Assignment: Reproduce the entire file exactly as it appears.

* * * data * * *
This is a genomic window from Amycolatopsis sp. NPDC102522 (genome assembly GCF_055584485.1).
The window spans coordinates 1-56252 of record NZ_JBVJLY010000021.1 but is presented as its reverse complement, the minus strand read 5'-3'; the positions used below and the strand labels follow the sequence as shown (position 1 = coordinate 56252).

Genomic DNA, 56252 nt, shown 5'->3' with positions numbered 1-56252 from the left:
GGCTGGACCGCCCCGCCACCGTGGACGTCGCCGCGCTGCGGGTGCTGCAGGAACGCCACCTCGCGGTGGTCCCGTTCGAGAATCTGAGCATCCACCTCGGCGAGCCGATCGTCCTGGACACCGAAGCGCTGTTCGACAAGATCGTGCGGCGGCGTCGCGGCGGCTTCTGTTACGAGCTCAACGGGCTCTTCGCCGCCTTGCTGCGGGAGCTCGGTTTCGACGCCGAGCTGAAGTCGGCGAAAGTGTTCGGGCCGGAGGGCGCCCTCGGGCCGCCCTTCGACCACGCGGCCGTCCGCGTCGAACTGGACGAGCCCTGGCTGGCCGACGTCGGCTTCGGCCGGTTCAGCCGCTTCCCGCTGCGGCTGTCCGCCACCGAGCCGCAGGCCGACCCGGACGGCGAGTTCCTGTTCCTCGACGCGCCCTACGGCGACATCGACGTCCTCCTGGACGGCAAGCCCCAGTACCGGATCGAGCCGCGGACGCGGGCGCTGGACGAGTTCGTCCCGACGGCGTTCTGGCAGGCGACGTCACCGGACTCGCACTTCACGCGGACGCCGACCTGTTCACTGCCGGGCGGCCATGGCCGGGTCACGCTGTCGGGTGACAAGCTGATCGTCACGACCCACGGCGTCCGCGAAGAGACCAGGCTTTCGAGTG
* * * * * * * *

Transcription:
This is a genomic window from Amycolatopsis sp. NPDC102522 (genome assembly GCF_055584485.1).
The window spans coordinates 1-56252 of record NZ_JBVJLY010000021.1 but is presented as its reverse complement, the minus strand read 5'-3'; the positions used below and the strand labels follow the sequence as shown (position 1 = coordinate 56252).

Genomic DNA, 56252 nt, shown 5'->3' with positions numbered 1-56252 from the left:
GGCTGGACCGCCCCGCCACCGTGGACGTCGCCGCGCTGCGGGTGCTGCAGGAACGCCACCTCGCGGTGGTCCCGTTCGAGAATCTGAGCATCCACCTCGGCGAGCCGATCGTCCTGGACACCGAAGCGCTGTTCGACAAGATCGTGCGGCGGCGTCGCGGCGGCTTCTGTTACGAGCTCAACGGGCTCTTCGCCGCCTTGCTGCGGGAGCTCGGTTTCGACGCCGAGCTGAAGTCGGCGAAAGTGTTCGGGCCGGAGGGCGCCCTCGGGCCGCCCTTCGACCACGCGGCCGTCCGCGTCGAACTGGACGAGCCCTGGCTGGCCGACGTCGGCTTCGGCCGGTTCAGCCGCTTCCCGCTGCGGCTGTCCGCCACCGAGCCGCAGGCCGACCCGGACGGCGAGTTCCTGTTCCTCGACGCGCCCTACGGCGACATCGACGTCCTCCTGGACGGCAAGCCCCAGTACCGGATCGAGCCGCGGACGCGGGCGCTGGACGAGTTCGTCCCGACGGCGTTCTGGCAGGCGACGTCACCGGACTCGCACTTCACGCGGACGCCGACCTGTTCACTGCCGGGCGGCCATGGCCGGGTCACGCTGTCGGGTGACAAGCTGATCGTCACGACCCACGGCGTCCGCGAAGAGACCAGGCTTTCGAGTG